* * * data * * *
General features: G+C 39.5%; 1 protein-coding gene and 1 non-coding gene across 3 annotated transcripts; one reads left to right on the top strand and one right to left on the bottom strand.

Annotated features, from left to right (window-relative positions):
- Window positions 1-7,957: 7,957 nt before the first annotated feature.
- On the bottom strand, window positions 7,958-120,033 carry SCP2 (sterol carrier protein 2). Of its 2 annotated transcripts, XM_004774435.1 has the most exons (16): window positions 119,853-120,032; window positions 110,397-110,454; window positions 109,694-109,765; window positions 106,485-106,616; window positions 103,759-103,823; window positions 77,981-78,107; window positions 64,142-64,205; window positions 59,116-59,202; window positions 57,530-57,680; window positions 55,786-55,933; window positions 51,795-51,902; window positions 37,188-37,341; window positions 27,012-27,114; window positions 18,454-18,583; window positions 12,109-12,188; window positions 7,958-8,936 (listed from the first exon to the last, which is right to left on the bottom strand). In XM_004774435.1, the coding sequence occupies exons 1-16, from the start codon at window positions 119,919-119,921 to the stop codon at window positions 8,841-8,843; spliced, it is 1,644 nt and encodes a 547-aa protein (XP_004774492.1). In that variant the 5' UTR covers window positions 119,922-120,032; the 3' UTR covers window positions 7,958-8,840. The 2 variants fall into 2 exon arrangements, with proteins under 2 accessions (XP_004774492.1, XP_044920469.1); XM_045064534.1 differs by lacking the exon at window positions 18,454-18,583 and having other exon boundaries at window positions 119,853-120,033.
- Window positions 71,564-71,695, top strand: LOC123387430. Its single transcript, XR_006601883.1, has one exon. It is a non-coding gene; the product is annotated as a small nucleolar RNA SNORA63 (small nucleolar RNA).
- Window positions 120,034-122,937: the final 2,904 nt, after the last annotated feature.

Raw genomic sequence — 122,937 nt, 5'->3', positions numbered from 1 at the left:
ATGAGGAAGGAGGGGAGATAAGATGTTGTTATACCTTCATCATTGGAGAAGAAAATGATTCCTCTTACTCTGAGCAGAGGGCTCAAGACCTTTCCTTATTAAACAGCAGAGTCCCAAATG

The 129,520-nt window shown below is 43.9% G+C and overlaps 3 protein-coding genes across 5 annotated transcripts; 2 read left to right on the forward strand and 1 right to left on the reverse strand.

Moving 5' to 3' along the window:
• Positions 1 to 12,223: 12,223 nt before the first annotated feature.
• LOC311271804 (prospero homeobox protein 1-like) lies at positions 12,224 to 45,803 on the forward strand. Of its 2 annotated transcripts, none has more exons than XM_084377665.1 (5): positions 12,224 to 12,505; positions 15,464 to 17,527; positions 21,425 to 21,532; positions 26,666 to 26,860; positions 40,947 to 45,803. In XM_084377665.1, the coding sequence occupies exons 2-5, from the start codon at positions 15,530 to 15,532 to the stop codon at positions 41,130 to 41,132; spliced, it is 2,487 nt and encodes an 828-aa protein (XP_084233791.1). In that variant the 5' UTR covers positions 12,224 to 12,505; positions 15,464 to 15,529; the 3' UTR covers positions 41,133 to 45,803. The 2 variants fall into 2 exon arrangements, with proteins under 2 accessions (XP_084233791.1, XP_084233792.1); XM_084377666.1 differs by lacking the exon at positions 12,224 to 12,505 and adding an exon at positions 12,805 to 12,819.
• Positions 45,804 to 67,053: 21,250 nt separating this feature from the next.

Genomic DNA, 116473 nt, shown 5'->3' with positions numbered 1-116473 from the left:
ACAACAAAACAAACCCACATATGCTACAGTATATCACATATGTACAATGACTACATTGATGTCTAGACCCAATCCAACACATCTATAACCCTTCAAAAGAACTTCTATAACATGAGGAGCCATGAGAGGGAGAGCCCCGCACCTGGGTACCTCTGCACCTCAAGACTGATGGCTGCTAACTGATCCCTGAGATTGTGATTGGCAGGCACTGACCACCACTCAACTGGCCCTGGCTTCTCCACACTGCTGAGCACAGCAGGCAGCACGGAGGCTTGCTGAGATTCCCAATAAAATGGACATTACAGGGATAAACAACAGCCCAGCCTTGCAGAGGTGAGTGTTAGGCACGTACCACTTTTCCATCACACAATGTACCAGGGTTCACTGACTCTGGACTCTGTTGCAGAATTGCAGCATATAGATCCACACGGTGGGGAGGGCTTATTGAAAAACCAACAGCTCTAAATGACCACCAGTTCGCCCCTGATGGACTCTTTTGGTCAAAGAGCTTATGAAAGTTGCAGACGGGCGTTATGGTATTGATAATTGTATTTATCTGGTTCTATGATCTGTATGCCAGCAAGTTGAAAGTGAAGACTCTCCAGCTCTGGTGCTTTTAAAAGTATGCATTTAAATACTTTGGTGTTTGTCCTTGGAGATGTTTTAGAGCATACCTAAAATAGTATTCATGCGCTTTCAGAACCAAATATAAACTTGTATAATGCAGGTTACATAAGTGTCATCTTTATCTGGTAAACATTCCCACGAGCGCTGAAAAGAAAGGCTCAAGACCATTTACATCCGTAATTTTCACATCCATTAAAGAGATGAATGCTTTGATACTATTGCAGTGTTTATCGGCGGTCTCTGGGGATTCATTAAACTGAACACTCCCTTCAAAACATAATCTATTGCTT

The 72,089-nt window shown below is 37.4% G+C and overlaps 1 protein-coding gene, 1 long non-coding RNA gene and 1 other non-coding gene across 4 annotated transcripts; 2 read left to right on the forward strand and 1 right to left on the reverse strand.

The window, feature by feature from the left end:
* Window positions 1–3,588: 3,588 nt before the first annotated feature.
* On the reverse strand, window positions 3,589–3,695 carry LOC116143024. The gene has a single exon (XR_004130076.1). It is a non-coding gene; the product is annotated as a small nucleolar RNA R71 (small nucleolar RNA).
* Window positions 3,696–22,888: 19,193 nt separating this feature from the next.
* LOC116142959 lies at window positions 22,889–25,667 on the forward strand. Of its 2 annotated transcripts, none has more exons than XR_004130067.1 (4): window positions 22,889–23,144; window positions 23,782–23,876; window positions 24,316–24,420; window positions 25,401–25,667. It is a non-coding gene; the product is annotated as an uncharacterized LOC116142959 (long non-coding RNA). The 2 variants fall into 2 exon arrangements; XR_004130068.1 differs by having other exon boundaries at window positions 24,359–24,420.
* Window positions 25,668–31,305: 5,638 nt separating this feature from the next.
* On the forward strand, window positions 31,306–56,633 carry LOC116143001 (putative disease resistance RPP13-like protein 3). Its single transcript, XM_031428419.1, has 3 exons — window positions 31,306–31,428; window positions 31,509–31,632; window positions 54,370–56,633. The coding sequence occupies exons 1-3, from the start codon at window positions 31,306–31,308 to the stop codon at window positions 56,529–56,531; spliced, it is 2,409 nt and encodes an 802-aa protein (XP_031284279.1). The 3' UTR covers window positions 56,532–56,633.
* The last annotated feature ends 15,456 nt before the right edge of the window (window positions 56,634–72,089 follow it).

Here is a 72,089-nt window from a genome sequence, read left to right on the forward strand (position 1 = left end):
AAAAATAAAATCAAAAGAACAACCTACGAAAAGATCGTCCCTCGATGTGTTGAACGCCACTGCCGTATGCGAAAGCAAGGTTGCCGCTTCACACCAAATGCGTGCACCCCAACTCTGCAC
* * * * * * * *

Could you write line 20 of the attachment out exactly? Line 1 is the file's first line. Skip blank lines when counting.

* Window positions 3,696–22,888: 19,193 nt separating this feature from the next.